On the nights he’d come home late and drunk after a networking event or drinks with clients I wanted to scream at him for being so selfish. I’d bash things around, hoping he’d wake up so I could have a go at him. Really, I was just jealous. And I didn’t like the person I’d become.
So, I joined an extra-marital dating website – not Ashley Madison, but one very similar – and met Dan*. He was unhappily married, too – two kids and a wife, he said, who made him feel “like he didn’t exist”. He said they didn’t have sex any more and he spent most nights on the sofa. But he couldn’t imagine leaving, because of the children. Dads often end up with fewer custody rights, he reminded me, and he loved his sons.
On my first date with Dan, I was as nervous as the way I used to feel when I was single and in my early twenties. I had butterflies all day and arranged for a babysitter to come to be with the kids way earlier than I needed her to, so I could get ready. And yes, it felt like a bit of a cliché pulling on new silk underwear and expensive perfume (though I hadn’t even assumed Dan and I would do anything other than drink and make awkward conversation) but it was incredibly exciting.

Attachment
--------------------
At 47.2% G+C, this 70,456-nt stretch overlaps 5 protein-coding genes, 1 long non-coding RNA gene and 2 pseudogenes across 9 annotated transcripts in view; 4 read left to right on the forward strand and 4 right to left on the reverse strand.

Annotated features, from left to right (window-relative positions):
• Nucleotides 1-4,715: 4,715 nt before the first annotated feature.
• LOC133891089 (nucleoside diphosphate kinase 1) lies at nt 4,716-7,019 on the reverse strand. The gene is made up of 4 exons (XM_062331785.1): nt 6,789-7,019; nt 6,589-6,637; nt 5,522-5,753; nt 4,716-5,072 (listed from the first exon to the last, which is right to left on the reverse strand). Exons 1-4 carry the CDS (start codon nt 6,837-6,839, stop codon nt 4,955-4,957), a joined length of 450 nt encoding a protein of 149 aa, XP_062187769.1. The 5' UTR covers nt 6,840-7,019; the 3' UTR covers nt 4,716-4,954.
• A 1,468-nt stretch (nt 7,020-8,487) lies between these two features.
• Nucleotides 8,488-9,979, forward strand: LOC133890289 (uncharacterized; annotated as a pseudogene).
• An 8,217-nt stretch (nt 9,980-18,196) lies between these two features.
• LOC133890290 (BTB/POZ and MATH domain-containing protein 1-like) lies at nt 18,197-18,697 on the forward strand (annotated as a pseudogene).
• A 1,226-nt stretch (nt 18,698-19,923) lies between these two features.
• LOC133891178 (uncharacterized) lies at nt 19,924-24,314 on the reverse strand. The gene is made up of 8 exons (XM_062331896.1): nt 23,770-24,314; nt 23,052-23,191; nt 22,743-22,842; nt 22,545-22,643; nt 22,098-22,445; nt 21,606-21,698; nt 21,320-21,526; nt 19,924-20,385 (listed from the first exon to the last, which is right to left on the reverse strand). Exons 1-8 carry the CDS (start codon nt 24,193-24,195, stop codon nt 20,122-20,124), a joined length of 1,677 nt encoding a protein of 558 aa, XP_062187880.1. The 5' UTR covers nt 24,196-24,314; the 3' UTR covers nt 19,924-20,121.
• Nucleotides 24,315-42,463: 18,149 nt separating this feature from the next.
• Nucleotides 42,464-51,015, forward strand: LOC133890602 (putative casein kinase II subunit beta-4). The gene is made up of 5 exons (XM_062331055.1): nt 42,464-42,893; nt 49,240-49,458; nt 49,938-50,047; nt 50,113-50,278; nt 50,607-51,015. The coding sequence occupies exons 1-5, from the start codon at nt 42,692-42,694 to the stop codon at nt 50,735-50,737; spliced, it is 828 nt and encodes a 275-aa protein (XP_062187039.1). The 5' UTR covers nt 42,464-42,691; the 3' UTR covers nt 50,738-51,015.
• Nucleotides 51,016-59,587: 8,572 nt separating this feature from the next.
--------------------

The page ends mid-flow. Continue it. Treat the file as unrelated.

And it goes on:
I felt like “me” again – not just “Mum”. If I could bottle that feeling alone and sell it to married women like me, I know I’d make a fortune.
The problem was that Dan and I hit it off – too well. We met in a bar in town and he was everything I’d fantasised about: tall, good-looking, commanding without being controlling. He ordered us champagne and didn’t mention his home life once – and neither did I. We talked about all of the things Rob and I hadn’t talked about in a decade – our gap years from university, time spent abroad. We talked about our actual, individual interests… TV, literature, films. We didn’t talk about our spouses or our kids. It was perfect.
At the end of that first night we kissed, and it was just weeks before he booked a hotel room. We’ve been together ever since, and I’m madly in love with him – but I live every day with a mixture of giddy abandon and crushing sorrow.
It’s both the best and worst decision I’ve ever made. I’m in love with someone who has to be a secret, someone I’ll never be able to walk down the street with, hand in hand, or introduce to my friends. Sometimes, the pressure of the guilt I feel when I’m at a school concert, or at a dinner party with friends Rob and I have known for years makes me crumble. But then I get a message from Dan, and the rush of adrenaline reminds me how it’s all worth it. I could die tomorrow and at least I’ll have had this exquisite feeling.
Being with Dan has made me feel “alive” again, and has allowed me to rediscover the forgotten parts of myself I thought had vanished forever when I became a wife and a mum. But I also know our relationship is a ticking bomb. It can’t last; one day soon something will happen and it’ll implode. We could lose everything. But it still feels worth it. I’m just counting the moments we have together until they’re gone.
At the moment, nobody is getting hurt. Except me – but that’s the sacrifice I’m willing to make.